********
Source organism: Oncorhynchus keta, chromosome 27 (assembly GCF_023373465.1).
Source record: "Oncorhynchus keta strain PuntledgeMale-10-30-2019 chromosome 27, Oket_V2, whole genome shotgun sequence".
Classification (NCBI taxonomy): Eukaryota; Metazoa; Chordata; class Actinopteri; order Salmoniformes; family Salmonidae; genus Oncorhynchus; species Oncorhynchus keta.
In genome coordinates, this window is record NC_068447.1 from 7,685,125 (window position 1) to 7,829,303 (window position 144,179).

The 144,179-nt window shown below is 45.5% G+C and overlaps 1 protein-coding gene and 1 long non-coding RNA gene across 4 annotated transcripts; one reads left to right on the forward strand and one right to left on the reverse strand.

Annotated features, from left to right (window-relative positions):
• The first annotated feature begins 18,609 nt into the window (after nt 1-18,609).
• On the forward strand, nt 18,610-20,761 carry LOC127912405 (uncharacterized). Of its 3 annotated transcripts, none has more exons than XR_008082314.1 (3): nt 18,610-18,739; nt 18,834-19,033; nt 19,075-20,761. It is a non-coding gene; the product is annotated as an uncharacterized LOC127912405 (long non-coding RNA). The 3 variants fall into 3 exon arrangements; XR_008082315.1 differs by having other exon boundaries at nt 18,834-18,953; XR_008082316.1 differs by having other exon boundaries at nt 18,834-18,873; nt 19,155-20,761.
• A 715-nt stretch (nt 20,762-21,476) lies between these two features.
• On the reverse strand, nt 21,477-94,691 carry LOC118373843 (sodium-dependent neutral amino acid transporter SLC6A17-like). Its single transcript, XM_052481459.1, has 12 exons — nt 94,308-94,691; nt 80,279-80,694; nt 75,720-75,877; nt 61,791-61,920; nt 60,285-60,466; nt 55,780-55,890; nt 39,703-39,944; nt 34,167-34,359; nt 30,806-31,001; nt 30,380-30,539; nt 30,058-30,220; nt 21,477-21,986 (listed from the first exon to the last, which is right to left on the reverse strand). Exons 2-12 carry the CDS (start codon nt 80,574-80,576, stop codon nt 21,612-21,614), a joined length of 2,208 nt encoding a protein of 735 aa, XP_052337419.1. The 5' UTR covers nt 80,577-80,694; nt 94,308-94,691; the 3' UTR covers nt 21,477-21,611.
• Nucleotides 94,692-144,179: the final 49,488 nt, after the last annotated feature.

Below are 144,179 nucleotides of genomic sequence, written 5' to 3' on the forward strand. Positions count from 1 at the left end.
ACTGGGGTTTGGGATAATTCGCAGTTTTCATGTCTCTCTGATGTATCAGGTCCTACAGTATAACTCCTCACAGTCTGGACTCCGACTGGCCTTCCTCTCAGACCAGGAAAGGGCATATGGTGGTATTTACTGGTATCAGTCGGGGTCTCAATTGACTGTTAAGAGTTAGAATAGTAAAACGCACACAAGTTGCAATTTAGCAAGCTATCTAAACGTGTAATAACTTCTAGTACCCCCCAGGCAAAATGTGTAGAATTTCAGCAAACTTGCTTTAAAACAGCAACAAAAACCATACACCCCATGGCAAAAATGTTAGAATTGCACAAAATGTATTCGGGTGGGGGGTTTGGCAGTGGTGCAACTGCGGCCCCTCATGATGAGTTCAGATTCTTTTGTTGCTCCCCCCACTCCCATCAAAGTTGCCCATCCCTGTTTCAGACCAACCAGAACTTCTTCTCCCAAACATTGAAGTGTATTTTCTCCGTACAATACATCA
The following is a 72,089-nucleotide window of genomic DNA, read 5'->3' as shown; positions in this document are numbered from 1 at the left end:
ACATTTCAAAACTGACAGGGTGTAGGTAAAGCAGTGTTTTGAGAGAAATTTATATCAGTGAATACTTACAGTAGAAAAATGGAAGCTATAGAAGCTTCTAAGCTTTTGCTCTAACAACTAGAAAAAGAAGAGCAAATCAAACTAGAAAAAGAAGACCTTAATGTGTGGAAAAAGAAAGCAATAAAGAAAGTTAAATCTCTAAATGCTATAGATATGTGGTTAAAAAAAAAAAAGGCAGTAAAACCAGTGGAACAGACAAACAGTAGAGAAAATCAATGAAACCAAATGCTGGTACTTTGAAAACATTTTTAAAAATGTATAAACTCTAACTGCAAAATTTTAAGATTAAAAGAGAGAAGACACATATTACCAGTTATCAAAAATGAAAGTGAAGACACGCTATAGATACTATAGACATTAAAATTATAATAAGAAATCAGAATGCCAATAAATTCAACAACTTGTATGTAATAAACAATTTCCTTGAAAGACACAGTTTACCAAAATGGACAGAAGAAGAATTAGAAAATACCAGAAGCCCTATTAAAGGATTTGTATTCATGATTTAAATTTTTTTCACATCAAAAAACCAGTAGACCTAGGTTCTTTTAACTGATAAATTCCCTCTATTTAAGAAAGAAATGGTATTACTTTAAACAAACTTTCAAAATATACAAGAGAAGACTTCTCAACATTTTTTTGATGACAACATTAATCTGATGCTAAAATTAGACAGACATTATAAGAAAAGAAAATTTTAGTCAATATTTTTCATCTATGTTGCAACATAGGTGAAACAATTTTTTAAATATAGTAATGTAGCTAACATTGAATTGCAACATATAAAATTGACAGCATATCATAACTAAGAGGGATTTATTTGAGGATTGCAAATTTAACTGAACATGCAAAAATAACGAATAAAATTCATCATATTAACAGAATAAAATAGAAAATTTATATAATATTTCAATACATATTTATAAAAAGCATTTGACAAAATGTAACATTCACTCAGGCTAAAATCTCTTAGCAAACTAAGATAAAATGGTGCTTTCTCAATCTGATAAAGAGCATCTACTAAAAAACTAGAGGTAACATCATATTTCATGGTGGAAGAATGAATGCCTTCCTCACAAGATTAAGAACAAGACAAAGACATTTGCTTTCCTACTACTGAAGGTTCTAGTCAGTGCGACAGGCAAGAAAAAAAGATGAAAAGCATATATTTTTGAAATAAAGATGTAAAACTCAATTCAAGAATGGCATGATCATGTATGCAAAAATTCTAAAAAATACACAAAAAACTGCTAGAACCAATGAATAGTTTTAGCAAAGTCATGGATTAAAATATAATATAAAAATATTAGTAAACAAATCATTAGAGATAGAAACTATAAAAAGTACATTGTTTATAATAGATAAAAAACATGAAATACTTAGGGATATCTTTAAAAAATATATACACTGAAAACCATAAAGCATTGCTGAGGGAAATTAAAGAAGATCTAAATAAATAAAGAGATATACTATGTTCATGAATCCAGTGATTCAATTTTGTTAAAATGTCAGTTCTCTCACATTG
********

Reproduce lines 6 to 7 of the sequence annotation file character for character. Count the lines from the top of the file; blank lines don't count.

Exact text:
Annotated features, from left to right (window-relative positions):
• The first annotated feature begins 18,609 nt into the window (after nt 1-18,609).